What Blood Tests Do I Need?
June 1, 2015
A thorough physical exam includes some routine blood tests and, I believe, at least one that you should request if it's not offered: a check of your vitamin D level (deficiency is common). You should have the following tests every time you have a complete physical:
CBC and differential: This complete blood count measures your red blood cells (which carry oxygen throughout the body), your white blood cells (your immune cells) and platelets (which help blood clot) as well as the shapes, sub-types and sizes of these cells. Here, the trend over time is more important than any single finding: a low red blood cell count might mean anemia (the "differential" analysis tells you whether a low count stems from internal bleeding, a lack of iron or a lack of B-vitamins). Changes in the number and types of white blood cells can indicate problems in the bone marrow where these cells are made or suggest general illness.
Renal panel: This test tells you how well your kidneys are functioning. It includes measures of sodium, potassium, calcium, urea nitrogen, creatinine, carbon dioxide, chloride, glucose and phosphate.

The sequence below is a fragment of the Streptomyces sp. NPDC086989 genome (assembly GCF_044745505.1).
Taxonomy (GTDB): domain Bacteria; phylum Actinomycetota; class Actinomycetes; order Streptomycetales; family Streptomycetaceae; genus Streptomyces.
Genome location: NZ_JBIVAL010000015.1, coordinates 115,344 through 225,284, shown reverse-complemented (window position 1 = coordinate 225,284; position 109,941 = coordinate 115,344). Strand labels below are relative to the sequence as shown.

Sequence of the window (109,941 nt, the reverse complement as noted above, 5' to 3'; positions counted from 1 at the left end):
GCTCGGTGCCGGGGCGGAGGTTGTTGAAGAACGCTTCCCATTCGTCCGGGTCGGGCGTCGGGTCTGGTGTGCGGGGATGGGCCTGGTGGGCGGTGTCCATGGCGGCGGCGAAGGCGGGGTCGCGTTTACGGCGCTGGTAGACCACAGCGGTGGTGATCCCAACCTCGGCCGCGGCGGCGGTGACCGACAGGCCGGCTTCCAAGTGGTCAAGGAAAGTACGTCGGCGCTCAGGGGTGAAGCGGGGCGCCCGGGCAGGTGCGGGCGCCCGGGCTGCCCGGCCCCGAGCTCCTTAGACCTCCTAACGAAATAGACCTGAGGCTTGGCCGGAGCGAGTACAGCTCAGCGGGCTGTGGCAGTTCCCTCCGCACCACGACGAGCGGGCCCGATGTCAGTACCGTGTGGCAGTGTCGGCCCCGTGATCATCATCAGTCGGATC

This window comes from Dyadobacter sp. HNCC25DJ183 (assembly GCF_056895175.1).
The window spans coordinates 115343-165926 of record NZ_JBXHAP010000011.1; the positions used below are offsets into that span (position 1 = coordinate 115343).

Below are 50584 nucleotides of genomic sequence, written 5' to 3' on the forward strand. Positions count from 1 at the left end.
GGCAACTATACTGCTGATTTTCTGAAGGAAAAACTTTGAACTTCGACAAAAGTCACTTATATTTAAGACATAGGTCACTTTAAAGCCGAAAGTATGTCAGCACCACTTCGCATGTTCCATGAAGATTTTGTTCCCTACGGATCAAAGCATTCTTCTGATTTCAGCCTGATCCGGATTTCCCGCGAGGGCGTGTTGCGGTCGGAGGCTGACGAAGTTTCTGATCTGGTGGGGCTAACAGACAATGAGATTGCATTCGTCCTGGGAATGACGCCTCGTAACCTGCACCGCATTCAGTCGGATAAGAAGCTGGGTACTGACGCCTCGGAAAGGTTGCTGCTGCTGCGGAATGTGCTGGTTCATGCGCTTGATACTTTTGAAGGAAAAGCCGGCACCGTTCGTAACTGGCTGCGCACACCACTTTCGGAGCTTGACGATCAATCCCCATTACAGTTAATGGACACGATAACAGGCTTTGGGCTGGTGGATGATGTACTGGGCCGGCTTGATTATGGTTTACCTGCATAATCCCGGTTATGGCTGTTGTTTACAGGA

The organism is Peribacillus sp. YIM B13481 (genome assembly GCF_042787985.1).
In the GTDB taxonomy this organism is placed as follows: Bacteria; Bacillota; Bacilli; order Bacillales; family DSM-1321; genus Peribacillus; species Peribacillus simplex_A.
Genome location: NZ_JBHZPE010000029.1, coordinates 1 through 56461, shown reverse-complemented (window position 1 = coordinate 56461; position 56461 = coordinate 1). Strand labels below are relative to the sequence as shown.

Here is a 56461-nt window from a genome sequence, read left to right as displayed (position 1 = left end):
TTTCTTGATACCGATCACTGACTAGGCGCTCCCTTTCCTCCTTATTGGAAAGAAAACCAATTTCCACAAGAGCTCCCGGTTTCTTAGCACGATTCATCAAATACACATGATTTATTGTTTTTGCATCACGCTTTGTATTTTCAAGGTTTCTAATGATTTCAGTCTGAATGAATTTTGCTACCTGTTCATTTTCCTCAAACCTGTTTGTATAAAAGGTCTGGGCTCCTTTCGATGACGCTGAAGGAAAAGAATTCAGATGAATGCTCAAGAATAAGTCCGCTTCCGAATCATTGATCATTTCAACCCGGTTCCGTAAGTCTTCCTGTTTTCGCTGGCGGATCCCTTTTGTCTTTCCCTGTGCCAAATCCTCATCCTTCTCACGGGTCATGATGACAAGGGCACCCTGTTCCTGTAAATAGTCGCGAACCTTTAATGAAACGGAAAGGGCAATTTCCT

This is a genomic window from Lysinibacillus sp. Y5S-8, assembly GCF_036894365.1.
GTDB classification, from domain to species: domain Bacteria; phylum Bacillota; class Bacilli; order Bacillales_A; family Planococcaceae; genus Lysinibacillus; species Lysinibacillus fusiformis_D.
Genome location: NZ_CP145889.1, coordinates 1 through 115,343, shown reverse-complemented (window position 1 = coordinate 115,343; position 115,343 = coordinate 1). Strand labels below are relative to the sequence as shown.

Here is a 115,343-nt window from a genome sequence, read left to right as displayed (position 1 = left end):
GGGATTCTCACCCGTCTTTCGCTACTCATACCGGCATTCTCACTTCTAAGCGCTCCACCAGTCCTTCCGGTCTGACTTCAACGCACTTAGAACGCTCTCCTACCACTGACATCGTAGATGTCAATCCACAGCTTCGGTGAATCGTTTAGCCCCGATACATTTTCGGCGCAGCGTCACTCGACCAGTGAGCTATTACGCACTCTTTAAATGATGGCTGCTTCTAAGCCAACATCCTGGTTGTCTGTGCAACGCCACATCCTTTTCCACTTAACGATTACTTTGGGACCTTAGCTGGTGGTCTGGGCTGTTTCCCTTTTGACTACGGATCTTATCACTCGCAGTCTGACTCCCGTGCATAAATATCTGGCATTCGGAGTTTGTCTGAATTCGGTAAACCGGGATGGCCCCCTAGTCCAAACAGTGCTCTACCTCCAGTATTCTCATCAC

Liver panel: This measures your liver enzymes. Results indicate the general health and functioning of that organ. Be sure to follow these test results if you're taking any medication that might damage the liver.
Lipid (cardiac) panel: For this one you have to fast for at least eight hours. It measures your total cholesterol, LDL ("bad") cholesterol, HDL ("good") cholesterol, and triglycerides. If not included in the lipid panel, ask for tests measuring C-reactive protein (a marker of inflammation that can indicate cardiac risk independent of cholesterol); homocysteine¸ to detect the presence of a toxic amino acid which has been linked to heart disease risk; and fractionated LDL, which tells you more about the nature of LDL in your bloodstream (not all of it is bad) and can help with decision-making if drug treatment for high cholesterol is contemplated.
Blood glucose: This also requires fasting; it looks at how well your body utilizes sugar and is used to confirm and monitor diabetes as well as long term blood sugar control.
Urinalysis: This isn't blood test, but a complete physical should require you to provide a urine sample. The lab analysis can detect problems that can't yet be seen or felt, such as tiny amounts of blood in the urine.
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